Even lab mice do not always live longer on CR, it depends on particular strains.
And primates did not provide undisputable evidence of longer lifespan with CR.

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I believe in order to be successful at caloric restriction requires a complete change in the way you view food. Food is taught to be pleasurable and we eat what taste good. I have disciplined myself to eat. What is the most nutritious for me and then if I have any room, I will eat whatever I want minus sugar or complex carbs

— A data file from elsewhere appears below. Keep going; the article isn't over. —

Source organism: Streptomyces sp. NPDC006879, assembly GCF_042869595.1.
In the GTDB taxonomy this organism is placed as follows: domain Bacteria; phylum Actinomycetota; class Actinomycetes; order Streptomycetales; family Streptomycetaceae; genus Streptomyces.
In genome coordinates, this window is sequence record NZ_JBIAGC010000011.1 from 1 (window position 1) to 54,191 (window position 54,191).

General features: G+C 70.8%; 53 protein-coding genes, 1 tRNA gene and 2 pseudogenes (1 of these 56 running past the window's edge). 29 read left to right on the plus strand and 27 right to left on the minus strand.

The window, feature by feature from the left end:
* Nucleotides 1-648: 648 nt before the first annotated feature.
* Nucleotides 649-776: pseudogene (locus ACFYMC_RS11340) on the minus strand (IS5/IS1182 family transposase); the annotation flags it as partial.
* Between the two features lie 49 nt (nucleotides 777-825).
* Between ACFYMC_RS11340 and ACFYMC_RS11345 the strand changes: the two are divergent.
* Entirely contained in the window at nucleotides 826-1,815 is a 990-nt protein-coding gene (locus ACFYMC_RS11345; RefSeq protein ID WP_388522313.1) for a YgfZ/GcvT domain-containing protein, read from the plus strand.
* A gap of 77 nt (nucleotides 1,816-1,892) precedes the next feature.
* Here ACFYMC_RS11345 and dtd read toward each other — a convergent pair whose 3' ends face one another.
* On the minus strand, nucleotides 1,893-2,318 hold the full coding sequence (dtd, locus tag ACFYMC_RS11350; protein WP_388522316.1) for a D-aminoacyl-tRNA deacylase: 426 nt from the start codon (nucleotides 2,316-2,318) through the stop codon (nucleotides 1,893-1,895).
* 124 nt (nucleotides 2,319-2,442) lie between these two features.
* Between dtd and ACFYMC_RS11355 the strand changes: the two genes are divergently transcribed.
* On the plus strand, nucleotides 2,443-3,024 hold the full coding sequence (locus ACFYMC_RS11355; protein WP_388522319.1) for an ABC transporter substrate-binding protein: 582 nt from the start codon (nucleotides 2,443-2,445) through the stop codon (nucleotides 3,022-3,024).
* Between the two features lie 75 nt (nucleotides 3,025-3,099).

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@dwglinn I assume that somewhere in your successful formula includes a desire to do CR.

i have a desire to lift weights regularly because it feels good (right now), and I get to shape how my body looks in a way I like (medium term), and maybe I get some health benefits include some healthspan and longevity benefits (medium and long term benefits).

Which of those things do you get with CR? My obvious bias is why I don’t want to do CR.

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Such a good question! We need a standard chow, like the mice have or like my pigs used to have. Then with the pigs they would raise the protein and do a trial and find out what level of protein gives the most profit. Hard to feed different foods to groups of people for life and see who does best.